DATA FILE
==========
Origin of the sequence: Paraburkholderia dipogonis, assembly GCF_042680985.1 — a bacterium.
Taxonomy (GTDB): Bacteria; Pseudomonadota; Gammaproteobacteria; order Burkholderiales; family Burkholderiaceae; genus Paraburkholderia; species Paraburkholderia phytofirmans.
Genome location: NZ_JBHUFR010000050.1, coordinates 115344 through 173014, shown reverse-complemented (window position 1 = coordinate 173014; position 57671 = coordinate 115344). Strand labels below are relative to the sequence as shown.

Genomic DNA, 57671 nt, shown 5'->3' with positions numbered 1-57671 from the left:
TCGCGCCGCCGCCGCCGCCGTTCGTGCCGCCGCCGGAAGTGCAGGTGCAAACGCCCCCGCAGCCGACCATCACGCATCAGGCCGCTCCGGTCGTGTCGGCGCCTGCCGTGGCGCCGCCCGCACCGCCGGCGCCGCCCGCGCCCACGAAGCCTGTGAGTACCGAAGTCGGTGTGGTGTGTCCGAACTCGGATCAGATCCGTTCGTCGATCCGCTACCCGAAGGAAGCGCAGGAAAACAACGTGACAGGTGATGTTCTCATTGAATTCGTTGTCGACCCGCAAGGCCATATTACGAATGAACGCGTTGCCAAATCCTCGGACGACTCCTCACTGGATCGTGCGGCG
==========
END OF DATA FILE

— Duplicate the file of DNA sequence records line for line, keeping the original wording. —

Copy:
Origin of the sequence: Paraburkholderia dipogonis, assembly GCF_042680985.1 — a bacterium.
Taxonomy (GTDB): Bacteria; Pseudomonadota; Gammaproteobacteria; order Burkholderiales; family Burkholderiaceae; genus Paraburkholderia; species Paraburkholderia phytofirmans.
Genome location: NZ_JBHUFR010000050.1, coordinates 115344 through 173014, shown reverse-complemented (window position 1 = coordinate 173014; position 57671 = coordinate 115344). Strand labels below are relative to the sequence as shown.

Genomic DNA, 57671 nt, shown 5'->3' with positions numbered 1-57671 from the left:
TCGCGCCGCCGCCGCCGCCGTTCGTGCCGCCGCCGGAAGTGCAGGTGCAAACGCCCCCGCAGCCGACCATCACGCATCAGGCCGCTCCGGTCGTGTCGGCGCCTGCCGTGGCGCCGCCCGCACCGCCGGCGCCGCCCGCGCCCACGAAGCCTGTGAGTACCGAAGTCGGTGTGGTGTGTCCGAACTCGGATCAGATCCGTTCGTCGATCCGCTACCCGAAGGAAGCGCAGGAAAACAACGTGACAGGTGATGTTCTCATTGAATTCGTTGTCGACCCGCAAGGCCATATTACGAATGAACGCGTTGCCAAATCCTCGGACGACTCCTCACTGGATCGTGCGGCG